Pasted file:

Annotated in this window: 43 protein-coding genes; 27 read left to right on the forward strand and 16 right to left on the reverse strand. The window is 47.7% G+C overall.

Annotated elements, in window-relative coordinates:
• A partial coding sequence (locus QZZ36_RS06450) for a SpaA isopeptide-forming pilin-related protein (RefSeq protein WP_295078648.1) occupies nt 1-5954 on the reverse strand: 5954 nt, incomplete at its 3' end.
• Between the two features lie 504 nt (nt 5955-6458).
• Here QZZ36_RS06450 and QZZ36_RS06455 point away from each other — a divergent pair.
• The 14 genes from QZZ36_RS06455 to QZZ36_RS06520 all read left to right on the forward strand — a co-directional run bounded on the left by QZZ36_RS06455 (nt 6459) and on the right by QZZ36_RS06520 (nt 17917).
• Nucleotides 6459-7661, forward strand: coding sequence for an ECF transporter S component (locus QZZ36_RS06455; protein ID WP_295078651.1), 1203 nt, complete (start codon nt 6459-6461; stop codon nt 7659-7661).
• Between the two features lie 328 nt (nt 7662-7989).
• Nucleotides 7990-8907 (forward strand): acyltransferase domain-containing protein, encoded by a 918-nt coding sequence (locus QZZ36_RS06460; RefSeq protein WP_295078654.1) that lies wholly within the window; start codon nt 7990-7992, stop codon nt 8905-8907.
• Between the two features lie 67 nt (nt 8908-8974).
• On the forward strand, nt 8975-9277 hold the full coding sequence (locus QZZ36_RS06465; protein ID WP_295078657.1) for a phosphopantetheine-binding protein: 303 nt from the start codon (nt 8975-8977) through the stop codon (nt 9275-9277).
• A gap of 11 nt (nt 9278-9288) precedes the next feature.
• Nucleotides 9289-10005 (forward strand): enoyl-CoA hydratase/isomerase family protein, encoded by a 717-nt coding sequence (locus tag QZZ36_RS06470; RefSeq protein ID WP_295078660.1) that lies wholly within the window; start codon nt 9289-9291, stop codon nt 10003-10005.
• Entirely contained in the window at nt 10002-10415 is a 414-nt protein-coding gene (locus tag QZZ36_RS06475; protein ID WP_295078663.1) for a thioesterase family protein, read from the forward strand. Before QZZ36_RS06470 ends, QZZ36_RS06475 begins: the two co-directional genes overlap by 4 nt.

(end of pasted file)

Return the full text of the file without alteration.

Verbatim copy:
Annotated in this window: 43 protein-coding genes; 27 read left to right on the forward strand and 16 right to left on the reverse strand. The window is 47.7% G+C overall.

Annotated elements, in window-relative coordinates:
• A partial coding sequence (locus QZZ36_RS06450) for a SpaA isopeptide-forming pilin-related protein (RefSeq protein WP_295078648.1) occupies nt 1-5954 on the reverse strand: 5954 nt, incomplete at its 3' end.
• Between the two features lie 504 nt (nt 5955-6458).
• Here QZZ36_RS06450 and QZZ36_RS06455 point away from each other — a divergent pair.
• The 14 genes from QZZ36_RS06455 to QZZ36_RS06520 all read left to right on the forward strand — a co-directional run bounded on the left by QZZ36_RS06455 (nt 6459) and on the right by QZZ36_RS06520 (nt 17917).
• Nucleotides 6459-7661, forward strand: coding sequence for an ECF transporter S component (locus QZZ36_RS06455; protein ID WP_295078651.1), 1203 nt, complete (start codon nt 6459-6461; stop codon nt 7659-7661).
• Between the two features lie 328 nt (nt 7662-7989).
• Nucleotides 7990-8907 (forward strand): acyltransferase domain-containing protein, encoded by a 918-nt coding sequence (locus QZZ36_RS06460; RefSeq protein WP_295078654.1) that lies wholly within the window; start codon nt 7990-7992, stop codon nt 8905-8907.
• Between the two features lie 67 nt (nt 8908-8974).
• On the forward strand, nt 8975-9277 hold the full coding sequence (locus QZZ36_RS06465; protein ID WP_295078657.1) for a phosphopantetheine-binding protein: 303 nt from the start codon (nt 8975-8977) through the stop codon (nt 9275-9277).
• A gap of 11 nt (nt 9278-9288) precedes the next feature.
• Nucleotides 9289-10005 (forward strand): enoyl-CoA hydratase/isomerase family protein, encoded by a 717-nt coding sequence (locus tag QZZ36_RS06470; RefSeq protein ID WP_295078660.1) that lies wholly within the window; start codon nt 9289-9291, stop codon nt 10003-10005.
• Entirely contained in the window at nt 10002-10415 is a 414-nt protein-coding gene (locus tag QZZ36_RS06475; protein ID WP_295078663.1) for a thioesterase family protein, read from the forward strand. Before QZZ36_RS06470 ends, QZZ36_RS06475 begins: the two co-directional genes overlap by 4 nt.